On paper, the traditional primetime ratings for Fox’s first season in 15 years without "American Idol" look relatively consistent. "Dominated and disrupted by this crazy election, it was a challenging time for all the networks," said Gary Newman, Fox Co-Chairman & CEO at the recent Television Critics Association Winter Press Tour in Pasadena, Calif. "On the back of a truly classic World Series that exceeded the dreams of even the most diehard Cubs fans, we had our best fall ranking in five years. Fox finished in second place, up 5 percent (in adults 18-49), making us the only broadcast network to post year-to-year growth."
Of course, had Fox not been home to the seven-game Cubs-Indians matchup, Newman would have far less to be optimistic about.
Excluding sports, just one new series on Fox from last fall, dramedy "Lethal Weapon," has generated interest. "Empire" in season three, now on a three-month hiatus, continues to slip, while its replacement, drama "Star," is not the breakout hit the network was hoping for. Animated staples "The Simpsons," "Family Guy" and "Bob’s Burgers" pale in comparison to earlier seasons. Live action comedies, particularly "New Girl" and "Brooklyn Nine-Nine," remain limited. "Gotham," like any superhero-themed fantasy drama, relies solely on the strength of social media for survival. Perennial benchwarmer "Bones" is coming to an end. Gordon Ramsay needs to take a season—or two—off. In sum, there are weaknesses aplenty across all seven nights of the week.
Whether the endless promos and the post-Super Bowl debut on Sunday for "24: Legacy," a Sutherland-free reboot of the beloved franchise, drives interest remains to be seen. After all, "only ‘Lethal Weapon’ and, to a smaller degree, ‘Star’ seemed to benefit from the World Series," said Robert Russo, President of RNR Media Consulting
Through Jan. 22, the ratings on Fox (excluding the World Series) are actually down 5 percent in adults 18 to 49 (2.0 rating/7 share) and 2 percent in total viewers (6.30 million), according to Nielsen. Comparably, that places it fourth in viewers and tied (with CBS) for the distant No. 2 spot in the demo.
While that may appear to be a minor dip for now, the absence of "American Idol" would certainly result in steeper audience losses as the season progresses were it not for Super Bowl LI. But with an expected 110 million viewers poised to tune in for the New England Patriots vs. Atlanta Falcons matchup on Feb. 5th, Fox’s PR mavens will be feverishly touting Fox as the hottest platform in town.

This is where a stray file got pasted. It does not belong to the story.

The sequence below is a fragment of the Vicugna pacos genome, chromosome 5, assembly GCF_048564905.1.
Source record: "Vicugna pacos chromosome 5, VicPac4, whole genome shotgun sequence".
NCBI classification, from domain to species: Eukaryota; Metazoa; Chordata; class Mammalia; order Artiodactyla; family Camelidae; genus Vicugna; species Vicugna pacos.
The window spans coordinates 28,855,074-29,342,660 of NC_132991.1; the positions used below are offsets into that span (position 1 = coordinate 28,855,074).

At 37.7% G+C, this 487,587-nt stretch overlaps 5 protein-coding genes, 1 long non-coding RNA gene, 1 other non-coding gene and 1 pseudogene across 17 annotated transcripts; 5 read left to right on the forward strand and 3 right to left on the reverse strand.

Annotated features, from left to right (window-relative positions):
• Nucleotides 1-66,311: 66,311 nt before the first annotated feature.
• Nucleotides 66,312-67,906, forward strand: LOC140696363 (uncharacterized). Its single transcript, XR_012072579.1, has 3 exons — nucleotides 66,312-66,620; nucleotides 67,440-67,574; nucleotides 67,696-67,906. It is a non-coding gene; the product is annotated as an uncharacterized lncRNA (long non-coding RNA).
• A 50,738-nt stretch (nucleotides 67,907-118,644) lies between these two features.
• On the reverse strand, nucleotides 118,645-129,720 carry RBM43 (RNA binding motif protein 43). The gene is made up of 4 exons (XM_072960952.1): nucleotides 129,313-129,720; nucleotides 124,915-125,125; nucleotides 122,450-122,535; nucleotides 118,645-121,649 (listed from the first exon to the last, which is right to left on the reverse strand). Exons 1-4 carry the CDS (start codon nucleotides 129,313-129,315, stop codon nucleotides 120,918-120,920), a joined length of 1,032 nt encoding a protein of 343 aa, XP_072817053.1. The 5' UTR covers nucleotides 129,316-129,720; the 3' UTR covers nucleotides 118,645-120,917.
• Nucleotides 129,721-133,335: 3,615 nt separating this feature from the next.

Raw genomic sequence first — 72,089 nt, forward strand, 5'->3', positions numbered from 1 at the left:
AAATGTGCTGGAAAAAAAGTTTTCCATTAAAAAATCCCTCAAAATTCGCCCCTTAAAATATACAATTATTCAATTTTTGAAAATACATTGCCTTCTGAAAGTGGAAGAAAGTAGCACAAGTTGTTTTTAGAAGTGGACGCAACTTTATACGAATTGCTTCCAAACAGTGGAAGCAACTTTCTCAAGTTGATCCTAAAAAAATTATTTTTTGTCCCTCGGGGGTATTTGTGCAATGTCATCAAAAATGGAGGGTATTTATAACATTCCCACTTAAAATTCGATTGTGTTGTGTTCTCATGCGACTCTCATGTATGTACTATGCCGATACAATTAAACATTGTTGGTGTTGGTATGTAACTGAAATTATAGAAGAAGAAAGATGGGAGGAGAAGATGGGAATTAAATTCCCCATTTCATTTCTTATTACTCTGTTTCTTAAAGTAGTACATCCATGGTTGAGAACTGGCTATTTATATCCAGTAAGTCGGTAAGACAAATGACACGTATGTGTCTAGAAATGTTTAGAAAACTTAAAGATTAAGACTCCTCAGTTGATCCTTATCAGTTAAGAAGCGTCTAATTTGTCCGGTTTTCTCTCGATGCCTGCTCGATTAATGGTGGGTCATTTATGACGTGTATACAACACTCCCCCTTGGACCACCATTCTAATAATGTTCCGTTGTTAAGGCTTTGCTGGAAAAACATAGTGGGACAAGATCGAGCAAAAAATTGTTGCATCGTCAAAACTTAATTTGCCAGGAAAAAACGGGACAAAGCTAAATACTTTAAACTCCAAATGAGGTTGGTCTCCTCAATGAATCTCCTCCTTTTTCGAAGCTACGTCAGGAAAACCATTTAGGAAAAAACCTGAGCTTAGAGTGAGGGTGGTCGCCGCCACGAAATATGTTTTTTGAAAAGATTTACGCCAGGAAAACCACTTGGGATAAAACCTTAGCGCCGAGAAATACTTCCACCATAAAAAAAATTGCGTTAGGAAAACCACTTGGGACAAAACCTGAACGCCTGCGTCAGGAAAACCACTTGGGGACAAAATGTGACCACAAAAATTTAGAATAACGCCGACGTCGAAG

But let’s pause for a reality check: Should a network so heavily dependent on sports rather than its primetime lineup still be considered a serious contender for advertisers in the upcoming upfront season?
"Like any major event, the advantage of the Super Bowl or the World Series is the potential promotional opportunity," said Russo. "It is yet to been seen if The Super Bowl will help the new ‘24’ or anything new coming up on Fox in midseason."
"I think we have until May, when the upfront is here, to see if Fox is a just a sports-driven network at present, or are they really coming up with some quality programming that is going to warrant business by advertisers," he said.
In addition to "24: Legacy," Fox’s midseason lineup consists of three dramas ("APB," "Shots Fired" and the return of "Prison Break,") comedy "Making History," and competition show "Kicking & Screaming."
It also recently debuted "The Mick," a sitcom, and "My Kitchen Rules," another competition show.
Who knows? Maybe the next "Idol" is looming in there somewhere. If so, the Murdochs’ baby could look pretty healthy come May.
"If there is interest in the next roster of new programs, Fox will be able to go into the upfront with the momentum of saying that the network is for real," said Bill Carroll, Senior Vice President and Director of Content Strategy at Katz Television Group. "Fortunately for Fox, it still has three months to play with, because right now, aside from ‘Empire,’ it really is sports carrying the network."